Already, plans are being made for how to go forward from this point. Engineers are surveying our sites to determine the safety of each. Community development workers are assessing each community to determine the needs. Priests and lay leaders are making plans to continue educating and caring for our children. I know to some outside Haiti, it seems that relief and recovery efforts are going slowly, but in reality, there is a determination: First, we feed and care for the people. Then we build again, in the best, and safest manner.

Bishop Duracin keeps saying: We have been baptized into new life, and in this new life, we will make things better. After listening to our clergy today, it is clear that the Church is leading the way to this new creation.

It is still frustrating, trying to get things done. It is still hard to get the supplies, to move those supplies to the right people in the right places at the right times. Some days, the traffic alone is enough to drive you crazy. But then something wonderful will happen and the frustrations fall away, forgotten if only for the moment, and that moment gives you the strength to move on.

For me, that happened when I was reunited with yet another friend. Frantzy, my artist friend, called this morning. Could he come see me? Alas, I was already at the office. But later, I told him. I had already had a joyful reunion with his brother, Tony. But I hadn’t seen Feantzy yet vi called him back in the afternoon: Could he come pick me up at the office on his motorcycle? When he pulled up an hour later, he jumped off the bike and we twirled around in the street, hugging and laughing and crying. A tap-tap driver who was parking nearby leaned out his window: Hey! What’s going on? (Apparently, it is not the norm for a white woman in clericals to hug and kiss a young black Haitian on the street. Who knew? Or cared?) We told h: We haven’t seen each other since the quake. Ah, the tap-tap driver said knowingly. Now it made sense.

Frantzy took me to a local sandwich shop, where I bought us sandwiches and drinks. As we drove (OK, as we wove through traffic rapidly), he brought me up-to-date on his family. He, his wife and their three children – ages 10, 3 and 8 months – were living on the street. No, they didn’t have a tent, just some plastic sheeting. Their home was too damaged to live in. When we parted half an hour later, Frntzy took with him sheets, a new sleeping pad and a new, small tent. I had brought the supplies for myself but found I didn’t need them, for my apartment is safe. Now a family in need, friends of mine, have a shelter. It’s small, but it will be home for a while.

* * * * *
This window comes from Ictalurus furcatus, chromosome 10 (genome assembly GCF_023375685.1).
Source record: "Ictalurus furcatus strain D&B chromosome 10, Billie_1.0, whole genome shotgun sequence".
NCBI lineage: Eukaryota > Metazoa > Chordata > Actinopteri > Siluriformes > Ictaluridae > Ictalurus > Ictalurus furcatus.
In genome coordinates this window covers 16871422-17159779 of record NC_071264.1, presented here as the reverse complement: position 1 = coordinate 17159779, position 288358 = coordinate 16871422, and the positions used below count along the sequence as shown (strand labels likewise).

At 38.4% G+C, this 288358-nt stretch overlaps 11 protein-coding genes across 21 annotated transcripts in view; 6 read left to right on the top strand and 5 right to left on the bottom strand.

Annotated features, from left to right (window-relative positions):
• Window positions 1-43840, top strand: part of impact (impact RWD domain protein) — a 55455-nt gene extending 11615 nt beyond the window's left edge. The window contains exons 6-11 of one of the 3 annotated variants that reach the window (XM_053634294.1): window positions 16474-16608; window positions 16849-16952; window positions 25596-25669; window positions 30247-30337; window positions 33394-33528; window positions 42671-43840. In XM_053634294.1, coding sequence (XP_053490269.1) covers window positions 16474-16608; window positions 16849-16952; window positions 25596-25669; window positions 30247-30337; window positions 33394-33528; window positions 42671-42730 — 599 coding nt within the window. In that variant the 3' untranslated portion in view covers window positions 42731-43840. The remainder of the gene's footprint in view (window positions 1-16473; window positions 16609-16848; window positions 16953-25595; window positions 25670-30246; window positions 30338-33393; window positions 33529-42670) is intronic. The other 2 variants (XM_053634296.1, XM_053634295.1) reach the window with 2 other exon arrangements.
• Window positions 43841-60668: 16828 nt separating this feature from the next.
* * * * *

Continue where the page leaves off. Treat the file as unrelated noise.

The tent and pad and sheets ate not really from me. They are from those who have given me money to help in ministry here. So many have given so much, with instructions to help those in need. Today, those who gave helped that family in need. I simply was blessed to be the instrument of the giving.

Frantzy, from whom I commissioned eight pieces of art in December, also took with him three Duduza dolls, knitted dolls made by women at St. Paul’s Episcopal Church in Winston-Salem, N.C., with notes made by third-graders at Sherwood Forest Elementary School there, in Mrs. Kelly Ballard’s class. The women made the dolls and gave them for the children in Haiti. The children made a heart-shaped message of love for each doll, all 180+ of them. Frantzy’s children, who have lost so much, will, I hope, find some comfort in the beautiful expressions of love.

From prayers to laughter to hymns to raucous reunions and small knitted dolls, we draw the strength we need to go on each day in these days that truly try a person’s soul. Overall, it seems that life is impossible here. But ask any Haitian and she or he will tell you: Nothing is impossible with God.

From my porch perch in Petion Ville, sitting in the dark and typing on my iPhone, I bid you God’s peace and my peace, God’s love and my love, and ask your continued prayers for God’s beloved children here and around the world.

Lauren